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Re: Range using single-mode SFPs across multi-mode fiber - was Re: NANOG Digest, Vol 47, Issue 56
From: Mark Foster <blakjak () blakjak net>
Date: Thu, 15 Dec 2011 10:06:06 +1300

On 15/12/11 09:54, Justin M. Streiner wrote:
On Wed, 14 Dec 2011, Keegan Holley wrote:

inappropriate. We are attempting to use Juniper single-mode SFPs (LX
variety) across multi-mode fiber. Standard listed distance is always
for SFPs using the appropriate type of fiber. Does anyone out there
know how much distance we are likely to get? Thanks for your help in
Single mode just has a smaller core size for the smaller "beam"
emitted by
laser vs. LED.  it works although I've never done it outside of a lab
is cheaper). As for the distance it theory that should come down to the
optics and your transmit power.  Hopefully this is just a cable
the router to a long line.  I've never heard of a 10K MM fiber run
since SX
optics can't shoot that far.  You should be able to get through the
500m or
so that MM optics are rated for, but YMMV (errors, light levels,
etc etc)

In a nutshell, don't do it if at all possible.  This issue gets
worse at 10G.  If there's any way to get SMF in place for this link,
do it.

In practice, you will likely get something less than the rated
distance, particularly if the MM fiber in question is an older type,
such as OM1. If you're using OM1, mode-conditioning jumpers at both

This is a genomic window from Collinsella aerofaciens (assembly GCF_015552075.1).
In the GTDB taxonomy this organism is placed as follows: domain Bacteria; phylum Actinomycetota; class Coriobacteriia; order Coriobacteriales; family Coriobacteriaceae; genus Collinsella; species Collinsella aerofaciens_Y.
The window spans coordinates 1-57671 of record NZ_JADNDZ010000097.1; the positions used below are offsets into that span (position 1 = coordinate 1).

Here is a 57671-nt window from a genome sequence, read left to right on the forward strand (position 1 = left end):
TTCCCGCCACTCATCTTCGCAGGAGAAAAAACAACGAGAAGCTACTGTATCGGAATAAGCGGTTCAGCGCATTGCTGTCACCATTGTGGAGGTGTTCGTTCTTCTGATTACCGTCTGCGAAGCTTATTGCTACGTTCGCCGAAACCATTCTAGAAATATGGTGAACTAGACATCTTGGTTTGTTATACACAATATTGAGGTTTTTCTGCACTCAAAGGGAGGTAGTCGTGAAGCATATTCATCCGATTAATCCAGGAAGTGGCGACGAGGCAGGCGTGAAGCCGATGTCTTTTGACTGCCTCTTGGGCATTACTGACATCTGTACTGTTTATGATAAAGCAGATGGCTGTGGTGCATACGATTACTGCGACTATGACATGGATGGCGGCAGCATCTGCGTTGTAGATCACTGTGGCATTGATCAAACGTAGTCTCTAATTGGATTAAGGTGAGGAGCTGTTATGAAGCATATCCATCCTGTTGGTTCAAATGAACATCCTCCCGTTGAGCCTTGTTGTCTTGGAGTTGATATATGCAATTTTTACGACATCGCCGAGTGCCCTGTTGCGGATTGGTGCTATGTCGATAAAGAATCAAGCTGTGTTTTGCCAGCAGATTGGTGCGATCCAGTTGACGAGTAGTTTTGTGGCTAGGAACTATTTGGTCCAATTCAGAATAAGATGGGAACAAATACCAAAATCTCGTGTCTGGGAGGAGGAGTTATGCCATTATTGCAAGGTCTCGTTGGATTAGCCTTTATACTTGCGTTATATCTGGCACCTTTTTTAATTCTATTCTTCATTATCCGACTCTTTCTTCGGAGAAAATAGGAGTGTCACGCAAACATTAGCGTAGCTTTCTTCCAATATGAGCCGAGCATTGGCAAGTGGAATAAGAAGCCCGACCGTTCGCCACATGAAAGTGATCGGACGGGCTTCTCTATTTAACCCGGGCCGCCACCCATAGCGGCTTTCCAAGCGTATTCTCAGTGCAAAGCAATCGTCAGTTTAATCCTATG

ends are pretty much a must.

I sense confusion in the above.

- LX drivers on MM fibre can work with Mode-Conditioning patch leads and
can give you significant distance wins, particularly if you're using
legacy OM1 Fibre. 
- SX drivers on SM fibre is not something i've ever seen done, I can't
imagine why you'd do it - even if SX drivers are cheaper.

The problems with shooting an LX/LH beam over MMF are threefold:
1. Attenuation on some flavors of MMF can be significantly higher than
an equivalent run of SMF.
2. Modal dispersion on MMF will scatter and distort the LX beam,
likely resulting in link errors because the receiver can't recover the
data correctly.
3. Shooting a 9 micron beam into a 50 (or worse, 62.5) micron core,
and getting enough of the beam to reach the 9 micron target at the
other end to result in a recoverable signal is problematic.

If you're not pushing your distance too far it'll probably be fine, to
be honest.
Back in the day when I was working on large legacy campus fibre runs,
220 metres was the max distance we considered OK for SX drivers and OM1
fibre (for gig ethernet).  Mode conditioning leads would push this out
to say, 900m trustworthy.  If your distance is >900m I would suggest a
fibre upgrade is on the cards.

Again, the above all assumes mode-conditioning in use.  If you're not
mode-conditioning your effective range is going to be very short - to
the point of unusability - and I'd be concerned about the affects of
'overdriving' fibre that is not set up for the use of low powered lasers
and was instead optimised for LEDs, which obviously put out a lot less


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